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Old 08-18-2010, 05:35 PM
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Well the cam was brand new and there feedback was 99.8 percent. Anyways it's a zz4 hydraulic roller cam which goes for $230 new and I got mine which is brand new and never runned and it only cost me $150 shipped. Anyways not saying anything bad to anyone so please don't anyone take it that way.

Also I don't have a dremel tool so I will try the sand paper first then a stone. The stone would probably be the quickest to start off with. Also if I use the stone how do i go about without causing more scratches or damage the cam?
Thanks guys
Eric
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Old 08-18-2010, 06:10 PM
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Quote:
Originally Posted by eric32
Well the cam was brand new and there feedback was 99.8 percent. Anyways it's a zz4 hydraulic roller cam which goes for $230 new and I got mine which is brand new and never runned and it only cost me $150 shipped. Anyways not saying anything bad to anyone so please don't anyone take it that way.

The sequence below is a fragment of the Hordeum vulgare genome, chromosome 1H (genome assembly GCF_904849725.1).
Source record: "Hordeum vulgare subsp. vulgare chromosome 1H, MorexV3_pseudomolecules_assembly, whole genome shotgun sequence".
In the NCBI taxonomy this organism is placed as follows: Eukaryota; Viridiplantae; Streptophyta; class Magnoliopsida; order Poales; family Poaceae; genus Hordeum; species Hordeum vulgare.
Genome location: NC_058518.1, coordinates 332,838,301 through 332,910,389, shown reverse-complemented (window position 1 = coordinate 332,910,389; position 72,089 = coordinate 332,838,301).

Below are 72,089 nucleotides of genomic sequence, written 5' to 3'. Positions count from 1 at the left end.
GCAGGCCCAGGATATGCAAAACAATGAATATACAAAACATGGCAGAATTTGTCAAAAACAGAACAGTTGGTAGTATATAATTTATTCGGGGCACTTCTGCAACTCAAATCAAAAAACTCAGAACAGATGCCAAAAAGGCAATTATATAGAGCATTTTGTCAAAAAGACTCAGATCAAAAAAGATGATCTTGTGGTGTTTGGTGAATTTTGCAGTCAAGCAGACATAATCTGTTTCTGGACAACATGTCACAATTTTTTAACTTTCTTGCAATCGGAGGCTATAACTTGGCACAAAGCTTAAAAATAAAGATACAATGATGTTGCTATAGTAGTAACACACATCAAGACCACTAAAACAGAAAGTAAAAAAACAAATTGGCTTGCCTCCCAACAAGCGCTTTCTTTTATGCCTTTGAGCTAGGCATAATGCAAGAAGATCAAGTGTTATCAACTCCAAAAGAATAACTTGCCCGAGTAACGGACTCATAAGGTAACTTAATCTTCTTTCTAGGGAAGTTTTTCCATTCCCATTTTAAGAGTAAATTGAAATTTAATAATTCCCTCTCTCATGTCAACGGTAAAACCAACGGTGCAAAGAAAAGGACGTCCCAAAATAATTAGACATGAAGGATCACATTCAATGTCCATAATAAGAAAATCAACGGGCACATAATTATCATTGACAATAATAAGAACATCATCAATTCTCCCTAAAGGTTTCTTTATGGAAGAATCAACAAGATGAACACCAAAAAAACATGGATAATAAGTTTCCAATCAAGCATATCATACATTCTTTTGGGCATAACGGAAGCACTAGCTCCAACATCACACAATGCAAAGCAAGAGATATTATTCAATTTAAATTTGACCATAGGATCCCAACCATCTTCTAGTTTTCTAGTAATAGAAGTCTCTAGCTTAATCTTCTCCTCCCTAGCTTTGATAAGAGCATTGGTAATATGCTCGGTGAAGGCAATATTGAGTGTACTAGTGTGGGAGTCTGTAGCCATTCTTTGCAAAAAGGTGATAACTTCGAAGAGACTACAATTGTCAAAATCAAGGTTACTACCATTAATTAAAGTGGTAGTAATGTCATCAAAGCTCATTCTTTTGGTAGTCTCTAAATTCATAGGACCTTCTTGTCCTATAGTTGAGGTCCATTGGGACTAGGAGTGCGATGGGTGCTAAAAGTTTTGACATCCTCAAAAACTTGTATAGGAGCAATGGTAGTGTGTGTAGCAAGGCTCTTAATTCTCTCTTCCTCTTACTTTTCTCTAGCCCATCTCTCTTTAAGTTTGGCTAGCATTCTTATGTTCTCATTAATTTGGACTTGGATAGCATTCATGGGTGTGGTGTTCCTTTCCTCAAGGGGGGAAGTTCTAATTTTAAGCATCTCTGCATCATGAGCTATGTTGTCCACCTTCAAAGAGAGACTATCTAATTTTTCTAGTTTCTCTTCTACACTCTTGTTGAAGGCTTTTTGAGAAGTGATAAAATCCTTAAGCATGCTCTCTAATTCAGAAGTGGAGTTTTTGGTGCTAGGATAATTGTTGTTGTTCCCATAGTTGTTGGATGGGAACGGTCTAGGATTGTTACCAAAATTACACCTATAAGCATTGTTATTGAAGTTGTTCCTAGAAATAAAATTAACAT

Also I don't have a dremel tool so I will try the sand paper first then a stone. The stone would probably be the quickest to start off with. Also if I use the stone how do i go about without causing more scratches or damage the cam?
Thanks guys
Eric
Whatever you do, do not use a hardware store blue knife sharpening stone. That's WAY too coarse for the work you're doing.

There are stones made for the purpose. They are VERY fine grained, soft, and take some work to remove any significant amount of metal.

Shown are two stones I use for what you're contemplating. You cannot feel any coarseness w/your fingers (well, w/mine anyway).



I have (somewhere) a set of white stones that are in various shapes- wedge, cylinders, etc.- that are also good.

The Dremel tools for this deal would be something like the rubberized abrasives points Cratex makes.
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Old 08-18-2010, 06:17 PM
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Cobalt has a point, not the blue knife stones, I was thinking the white or fine gray.

If you use fine sandpaper, wrap it around something like a metal block to provide support so you can control the point of contact.
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Old 08-18-2010, 06:21 PM